It can be certainly attested that, state frailty, intra-state conflict, political violence and instability are among the key challenges facing the international community in the contemporary era. There is an increasing consensus amongst International Relationists and other commentators that conventional intercessions are no longer feasible in solving the copious and profuse problems in fragile states. Itís therefore universally agreed that innovative approaches machinated to promoting development and humanitarian actions and needs are required if we are to succeed in our twin effort in maintaining stability and furthering prosperity.
There is growing recognition in the 21st¬†Century that development and security are not only interconnected but reciprocally reinforcing - and it can be said that they are both central to President Koromaís Agenda for Prosperity. It is thus apparent to maintain that the relationship between fragility, stability and development is far more complex than is often imagined or synthetically presented by certain political pundits.
In many fragile states around the globe, the solicitous concern is the distribution of power and wealth between different groups and individuals. Without contesting or debunking such anxiety, itís apt to question that, if distribution of power and wealth is considered a universal concern, then what about the processes that create, sustain and transform these relationships? Under the wise and astute leadership of President Koroma, quiescent policies have been reformed whiles innovative and ground-breaking ones instituted to bolster the interest of citizens and investors alike while we continue to match international standards.
Captain Saio S. Marrah (Rtd)
While addressing fragility has become a leading priority for the international community, now is the time to rise to the most important and difficult challenge of all Ė succeeding in practice by setting the brightest examples. As we envisage and visualise the prospect of the Agenda for Prosperity as articulated and catalogued by President Ernest Bai Koroma, it remains virtually realistic and accurate that without stability, there can be no prosperity in Sierra Leone.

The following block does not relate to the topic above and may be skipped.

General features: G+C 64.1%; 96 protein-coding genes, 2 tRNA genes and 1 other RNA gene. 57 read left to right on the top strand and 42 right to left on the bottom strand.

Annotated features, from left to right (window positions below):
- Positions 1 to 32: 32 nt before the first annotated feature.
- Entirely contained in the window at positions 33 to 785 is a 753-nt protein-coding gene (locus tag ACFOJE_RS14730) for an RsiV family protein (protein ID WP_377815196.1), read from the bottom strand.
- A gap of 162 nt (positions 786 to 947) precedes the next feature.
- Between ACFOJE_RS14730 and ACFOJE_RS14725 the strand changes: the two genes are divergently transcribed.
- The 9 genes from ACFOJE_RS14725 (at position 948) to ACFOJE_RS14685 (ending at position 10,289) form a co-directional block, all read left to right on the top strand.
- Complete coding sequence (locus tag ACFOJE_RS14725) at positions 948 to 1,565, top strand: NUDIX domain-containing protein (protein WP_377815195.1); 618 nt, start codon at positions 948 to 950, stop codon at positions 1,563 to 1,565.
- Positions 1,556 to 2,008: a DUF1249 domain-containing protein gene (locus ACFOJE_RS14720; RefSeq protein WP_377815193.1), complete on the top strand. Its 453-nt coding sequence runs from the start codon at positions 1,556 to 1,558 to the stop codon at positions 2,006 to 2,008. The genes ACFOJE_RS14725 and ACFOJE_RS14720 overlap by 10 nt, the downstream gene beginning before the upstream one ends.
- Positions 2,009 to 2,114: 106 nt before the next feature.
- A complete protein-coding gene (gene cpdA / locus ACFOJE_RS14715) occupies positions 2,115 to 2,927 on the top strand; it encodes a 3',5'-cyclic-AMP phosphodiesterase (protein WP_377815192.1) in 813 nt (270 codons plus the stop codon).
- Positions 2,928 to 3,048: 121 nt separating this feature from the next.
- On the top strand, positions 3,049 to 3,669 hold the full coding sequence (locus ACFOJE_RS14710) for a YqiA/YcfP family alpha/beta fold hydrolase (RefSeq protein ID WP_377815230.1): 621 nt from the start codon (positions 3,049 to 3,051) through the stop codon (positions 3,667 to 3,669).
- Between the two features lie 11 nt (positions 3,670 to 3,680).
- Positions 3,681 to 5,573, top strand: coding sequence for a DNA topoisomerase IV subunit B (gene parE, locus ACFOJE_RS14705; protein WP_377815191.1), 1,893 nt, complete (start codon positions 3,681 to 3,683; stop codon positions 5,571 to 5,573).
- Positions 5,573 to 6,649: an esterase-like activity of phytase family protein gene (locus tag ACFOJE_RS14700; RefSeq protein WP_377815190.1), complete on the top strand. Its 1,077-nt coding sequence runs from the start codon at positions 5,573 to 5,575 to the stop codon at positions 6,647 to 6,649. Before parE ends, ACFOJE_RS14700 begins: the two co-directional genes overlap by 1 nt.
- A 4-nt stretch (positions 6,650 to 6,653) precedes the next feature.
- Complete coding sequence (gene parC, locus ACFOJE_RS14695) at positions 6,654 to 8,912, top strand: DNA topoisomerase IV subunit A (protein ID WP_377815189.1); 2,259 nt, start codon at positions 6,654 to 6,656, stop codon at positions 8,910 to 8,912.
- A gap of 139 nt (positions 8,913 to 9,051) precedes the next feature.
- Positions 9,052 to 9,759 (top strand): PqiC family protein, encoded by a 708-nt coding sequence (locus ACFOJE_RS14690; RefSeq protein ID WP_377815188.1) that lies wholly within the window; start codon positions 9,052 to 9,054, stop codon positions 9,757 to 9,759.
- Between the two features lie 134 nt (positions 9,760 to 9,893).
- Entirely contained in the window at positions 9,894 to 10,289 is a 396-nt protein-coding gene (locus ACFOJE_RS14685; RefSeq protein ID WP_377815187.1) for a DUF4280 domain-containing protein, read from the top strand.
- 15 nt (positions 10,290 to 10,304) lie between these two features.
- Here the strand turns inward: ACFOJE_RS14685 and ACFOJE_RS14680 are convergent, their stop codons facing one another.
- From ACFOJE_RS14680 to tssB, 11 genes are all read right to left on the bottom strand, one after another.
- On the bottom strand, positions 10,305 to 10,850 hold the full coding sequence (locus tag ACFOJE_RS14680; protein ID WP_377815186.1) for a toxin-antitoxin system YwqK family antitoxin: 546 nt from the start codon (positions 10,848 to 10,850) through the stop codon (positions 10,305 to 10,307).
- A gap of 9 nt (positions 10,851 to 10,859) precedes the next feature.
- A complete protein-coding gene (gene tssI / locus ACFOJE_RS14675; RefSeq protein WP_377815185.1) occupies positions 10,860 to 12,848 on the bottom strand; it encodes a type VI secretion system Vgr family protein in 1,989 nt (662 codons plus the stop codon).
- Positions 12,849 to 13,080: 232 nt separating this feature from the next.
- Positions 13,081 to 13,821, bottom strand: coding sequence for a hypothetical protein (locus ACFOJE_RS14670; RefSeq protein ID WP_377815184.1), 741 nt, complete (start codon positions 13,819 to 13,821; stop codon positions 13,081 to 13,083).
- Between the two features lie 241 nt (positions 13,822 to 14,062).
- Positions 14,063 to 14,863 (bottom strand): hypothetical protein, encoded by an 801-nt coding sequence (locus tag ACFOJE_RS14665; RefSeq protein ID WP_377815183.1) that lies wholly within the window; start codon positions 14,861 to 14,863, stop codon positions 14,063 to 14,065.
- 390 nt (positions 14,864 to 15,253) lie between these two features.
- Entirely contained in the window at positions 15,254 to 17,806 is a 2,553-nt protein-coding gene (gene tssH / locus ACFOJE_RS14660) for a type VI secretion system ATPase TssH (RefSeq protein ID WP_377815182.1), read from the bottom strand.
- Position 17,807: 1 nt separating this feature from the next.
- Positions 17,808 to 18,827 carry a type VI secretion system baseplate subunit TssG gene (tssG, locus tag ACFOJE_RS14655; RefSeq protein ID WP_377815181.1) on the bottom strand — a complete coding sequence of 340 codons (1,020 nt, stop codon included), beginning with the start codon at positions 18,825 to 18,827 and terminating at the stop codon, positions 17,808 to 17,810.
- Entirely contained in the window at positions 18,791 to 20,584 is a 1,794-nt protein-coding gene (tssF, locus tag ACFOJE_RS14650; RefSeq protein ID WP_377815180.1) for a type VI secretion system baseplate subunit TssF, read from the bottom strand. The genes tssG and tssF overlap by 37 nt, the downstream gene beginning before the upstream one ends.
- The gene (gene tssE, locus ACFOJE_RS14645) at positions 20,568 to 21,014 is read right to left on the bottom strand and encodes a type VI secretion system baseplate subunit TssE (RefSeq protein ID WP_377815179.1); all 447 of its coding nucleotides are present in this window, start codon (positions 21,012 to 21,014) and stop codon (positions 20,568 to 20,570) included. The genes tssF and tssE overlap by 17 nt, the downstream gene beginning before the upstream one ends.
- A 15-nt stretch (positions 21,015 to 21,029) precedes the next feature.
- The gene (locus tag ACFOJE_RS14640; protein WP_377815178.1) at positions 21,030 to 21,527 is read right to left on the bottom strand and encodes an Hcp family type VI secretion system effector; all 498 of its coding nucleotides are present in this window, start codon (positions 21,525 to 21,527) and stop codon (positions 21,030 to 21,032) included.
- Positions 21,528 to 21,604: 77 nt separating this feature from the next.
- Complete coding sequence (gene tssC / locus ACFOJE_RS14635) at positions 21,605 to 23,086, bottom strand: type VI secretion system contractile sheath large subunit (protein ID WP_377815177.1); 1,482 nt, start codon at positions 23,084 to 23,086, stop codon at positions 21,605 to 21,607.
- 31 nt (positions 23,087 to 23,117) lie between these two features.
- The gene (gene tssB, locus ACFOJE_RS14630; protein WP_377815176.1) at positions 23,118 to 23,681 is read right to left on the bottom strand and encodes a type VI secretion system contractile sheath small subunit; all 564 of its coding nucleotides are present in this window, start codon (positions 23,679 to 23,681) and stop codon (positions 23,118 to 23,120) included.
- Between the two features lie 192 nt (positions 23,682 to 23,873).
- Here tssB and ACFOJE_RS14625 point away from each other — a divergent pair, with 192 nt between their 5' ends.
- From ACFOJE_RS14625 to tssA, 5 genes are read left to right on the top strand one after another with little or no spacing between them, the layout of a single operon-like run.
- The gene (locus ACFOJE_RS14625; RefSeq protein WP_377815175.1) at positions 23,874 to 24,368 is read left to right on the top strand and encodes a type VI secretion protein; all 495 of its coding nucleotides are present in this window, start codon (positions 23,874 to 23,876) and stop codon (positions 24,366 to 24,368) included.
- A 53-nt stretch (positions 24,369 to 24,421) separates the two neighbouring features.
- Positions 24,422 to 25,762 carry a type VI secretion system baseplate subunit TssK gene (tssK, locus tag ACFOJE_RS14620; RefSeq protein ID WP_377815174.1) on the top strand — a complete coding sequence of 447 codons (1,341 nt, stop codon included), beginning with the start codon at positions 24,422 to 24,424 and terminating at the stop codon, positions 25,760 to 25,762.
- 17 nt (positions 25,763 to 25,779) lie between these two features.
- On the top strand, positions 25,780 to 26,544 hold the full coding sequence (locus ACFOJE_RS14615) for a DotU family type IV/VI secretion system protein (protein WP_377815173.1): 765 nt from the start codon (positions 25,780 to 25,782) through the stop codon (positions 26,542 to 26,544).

This is an obvious and realistic fact that canít be cognitively contested in that, stability and prosperity are mutually reinforcing.
The discursive approach about stability in this piece is multi-dimensional and multi-faceted; hence if skewed to political stability alone, then it will be logically and practically impossible to divulge indispensible facts that are fundamental in understanding the nexus between prosperity and stability.¬†¬†
In a post-conflict state like Sierra Leone, it is natural if not quite archetypical for people to understand and discuss stability from a political stand point. There is a caveat in this argument hence the decade long political instability in Sierra Leone halted prosperity and degenerated generations yet unborn. Arguably for this reason, whenever we discuss stability, the first thing that comes to mind is political [in]stability.
But there are other types of stability that are crucial to mull-over; and these are economic stability, societal stability, moral, ethical and spiritual stability. This second segment of stability as succinctly discussed herewith (i.e. economic, societal, moral, ethical and spiritual) if properly harnessed could enhance, consolidate and affirm political stability. Why do I say this? It could be argued that, political instability doesnít emerge from the blues, rather the warning signals are always apparently noticeable from economic mismanagement, to dissatisfaction of the people and the society, leading to cultural, ethical and spiritual decay, thus subsequently resulting to political unrest.
To underpin this argument, the rampant corruption of the late 1970ís, coupled with the imaginative hierarchisation of the society in the entire 1980ís, anchored on biased and skewed distribution of the nationís wealth led to a decade long ďall out warĒ that brought misery and melancholy to Sierra Leone. How the relationship between fragility, security and prosperity plays out in practice depends largely on the economic context and good governance of the state.
Accordingly, I will urge that the peace and stability at hand shouldnít be ephemeral but perpetual Ė hence perpetual peace is what we fought for.
Political economic analysis can be constructive and valuable in garnering an understanding of the context within a given fragile state, in order to be able to better adapt and tailor policies and programmes that can propel prosperity. That is what makes President Koromaís administration exceptionally luminous; hence in a fragile state like Sierra Leone, the government has meticulously designed policies that seek the interest of the people.
As President Ernest Bai Koroma has stout-heartedly launched the ambitious Agenda for Prosperity, I call on all Sierra Leoneans regardless of political party, region or tribe to help in whatever manner to make this dream come true. Politicking and politicisation of issues on one hand combined with socially constructed threats with combustible speech act on the other, could lead to representation of danger there by derailing the Agenda for Prosperity and effectively threatening our stability. Remember, we can only prosper under the auspices of stability. We whole-heartedly welcome President Ernest Bai Koromaís Agenda for Prosperity and continue to pray that God Almighty will help fulfil all that is catalogued in that impressive and coherent document.
¬© Copyright by Awareness Times
Newspaper in Freetown, Sierra Leone.